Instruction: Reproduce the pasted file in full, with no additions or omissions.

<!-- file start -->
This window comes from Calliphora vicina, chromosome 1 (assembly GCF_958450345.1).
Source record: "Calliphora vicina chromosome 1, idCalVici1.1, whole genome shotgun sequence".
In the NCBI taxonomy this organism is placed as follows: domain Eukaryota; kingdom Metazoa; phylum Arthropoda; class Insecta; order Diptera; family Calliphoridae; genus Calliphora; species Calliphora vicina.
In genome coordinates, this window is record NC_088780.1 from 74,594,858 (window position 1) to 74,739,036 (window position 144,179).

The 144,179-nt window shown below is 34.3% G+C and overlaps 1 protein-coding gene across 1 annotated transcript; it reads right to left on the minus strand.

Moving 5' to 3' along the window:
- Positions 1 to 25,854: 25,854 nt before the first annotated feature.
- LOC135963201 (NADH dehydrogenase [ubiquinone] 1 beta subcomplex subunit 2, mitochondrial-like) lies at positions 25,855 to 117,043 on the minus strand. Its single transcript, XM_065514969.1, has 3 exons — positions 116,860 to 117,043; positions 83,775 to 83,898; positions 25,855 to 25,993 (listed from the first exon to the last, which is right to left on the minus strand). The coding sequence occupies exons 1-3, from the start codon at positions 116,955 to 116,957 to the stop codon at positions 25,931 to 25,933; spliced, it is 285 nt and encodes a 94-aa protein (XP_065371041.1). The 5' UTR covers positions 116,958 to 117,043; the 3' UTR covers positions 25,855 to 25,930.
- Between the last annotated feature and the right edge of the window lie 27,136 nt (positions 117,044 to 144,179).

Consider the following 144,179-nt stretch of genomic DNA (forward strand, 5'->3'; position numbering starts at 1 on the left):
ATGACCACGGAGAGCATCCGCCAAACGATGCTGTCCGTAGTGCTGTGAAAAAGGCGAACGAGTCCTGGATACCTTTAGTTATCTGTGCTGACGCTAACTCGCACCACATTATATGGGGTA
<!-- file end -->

This window comes from Calliphora vicina, chromosome 1 (assembly GCF_958450345.1).
Source record: "Calliphora vicina chromosome 1, idCalVici1.1, whole genome shotgun sequence".
In the NCBI taxonomy this organism is placed as follows: domain Eukaryota; kingdom Metazoa; phylum Arthropoda; class Insecta; order Diptera; family Calliphoridae; genus Calliphora; species Calliphora vicina.
In genome coordinates, this window is record NC_088780.1 from 74,594,858 (window position 1) to 74,739,036 (window position 144,179).

The 144,179-nt window shown below is 34.3% G+C and overlaps 1 protein-coding gene across 1 annotated transcript; it reads right to left on the minus strand.

Moving 5' to 3' along the window:
- Positions 1 to 25,854: 25,854 nt before the first annotated feature.
- LOC135963201 (NADH dehydrogenase [ubiquinone] 1 beta subcomplex subunit 2, mitochondrial-like) lies at positions 25,855 to 117,043 on the minus strand. Its single transcript, XM_065514969.1, has 3 exons — positions 116,860 to 117,043; positions 83,775 to 83,898; positions 25,855 to 25,993 (listed from the first exon to the last, which is right to left on the minus strand). The coding sequence occupies exons 1-3, from the start codon at positions 116,955 to 116,957 to the stop codon at positions 25,931 to 25,933; spliced, it is 285 nt and encodes a 94-aa protein (XP_065371041.1). The 5' UTR covers positions 116,958 to 117,043; the 3' UTR covers positions 25,855 to 25,930.
- Between the last annotated feature and the right edge of the window lie 27,136 nt (positions 117,044 to 144,179).

Consider the following 144,179-nt stretch of genomic DNA (forward strand, 5'->3'; position numbering starts at 1 on the left):
ATGACCACGGAGAGCATCCGCCAAACGATGCTGTCCGTAGTGCTGTGAAAAAGGCGAACGAGTCCTGGATACCTTTAGTTATCTGTGCTGACGCTAACTCGCACCACATTATATGGGGTA